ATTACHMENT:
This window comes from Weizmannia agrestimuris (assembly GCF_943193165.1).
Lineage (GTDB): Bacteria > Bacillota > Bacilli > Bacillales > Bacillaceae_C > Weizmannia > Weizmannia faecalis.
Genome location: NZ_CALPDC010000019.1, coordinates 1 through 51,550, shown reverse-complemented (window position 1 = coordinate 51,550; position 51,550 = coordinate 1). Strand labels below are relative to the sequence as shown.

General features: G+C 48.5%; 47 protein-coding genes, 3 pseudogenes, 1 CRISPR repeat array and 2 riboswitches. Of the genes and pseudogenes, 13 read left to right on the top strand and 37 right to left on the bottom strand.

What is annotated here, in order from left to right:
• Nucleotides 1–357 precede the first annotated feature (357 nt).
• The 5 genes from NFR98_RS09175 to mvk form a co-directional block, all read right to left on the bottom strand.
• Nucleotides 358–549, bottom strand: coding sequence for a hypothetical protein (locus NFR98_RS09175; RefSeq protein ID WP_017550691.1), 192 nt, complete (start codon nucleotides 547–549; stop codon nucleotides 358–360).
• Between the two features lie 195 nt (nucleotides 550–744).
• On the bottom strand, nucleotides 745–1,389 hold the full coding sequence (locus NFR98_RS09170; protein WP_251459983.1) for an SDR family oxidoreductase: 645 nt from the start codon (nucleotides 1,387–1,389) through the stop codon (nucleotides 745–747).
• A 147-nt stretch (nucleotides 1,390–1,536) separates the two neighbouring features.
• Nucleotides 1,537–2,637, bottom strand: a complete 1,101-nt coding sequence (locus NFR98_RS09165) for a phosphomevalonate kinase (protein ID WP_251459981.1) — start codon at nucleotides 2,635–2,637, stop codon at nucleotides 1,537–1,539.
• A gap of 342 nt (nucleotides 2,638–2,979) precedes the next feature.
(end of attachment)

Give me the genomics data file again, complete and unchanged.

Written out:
This window comes from Weizmannia agrestimuris (assembly GCF_943193165.1).
Lineage (GTDB): Bacteria > Bacillota > Bacilli > Bacillales > Bacillaceae_C > Weizmannia > Weizmannia faecalis.
Genome location: NZ_CALPDC010000019.1, coordinates 1 through 51,550, shown reverse-complemented (window position 1 = coordinate 51,550; position 51,550 = coordinate 1). Strand labels below are relative to the sequence as shown.

General features: G+C 48.5%; 47 protein-coding genes, 3 pseudogenes, 1 CRISPR repeat array and 2 riboswitches. Of the genes and pseudogenes, 13 read left to right on the top strand and 37 right to left on the bottom strand.

What is annotated here, in order from left to right:
• Nucleotides 1–357 precede the first annotated feature (357 nt).
• The 5 genes from NFR98_RS09175 to mvk form a co-directional block, all read right to left on the bottom strand.
• Nucleotides 358–549, bottom strand: coding sequence for a hypothetical protein (locus NFR98_RS09175; RefSeq protein ID WP_017550691.1), 192 nt, complete (start codon nucleotides 547–549; stop codon nucleotides 358–360).
• Between the two features lie 195 nt (nucleotides 550–744).
• On the bottom strand, nucleotides 745–1,389 hold the full coding sequence (locus NFR98_RS09170; protein WP_251459983.1) for an SDR family oxidoreductase: 645 nt from the start codon (nucleotides 1,387–1,389) through the stop codon (nucleotides 745–747).
• A 147-nt stretch (nucleotides 1,390–1,536) separates the two neighbouring features.
• Nucleotides 1,537–2,637, bottom strand: a complete 1,101-nt coding sequence (locus NFR98_RS09165) for a phosphomevalonate kinase (protein ID WP_251459981.1) — start codon at nucleotides 2,635–2,637, stop codon at nucleotides 1,537–1,539.
• A gap of 342 nt (nucleotides 2,638–2,979) precedes the next feature.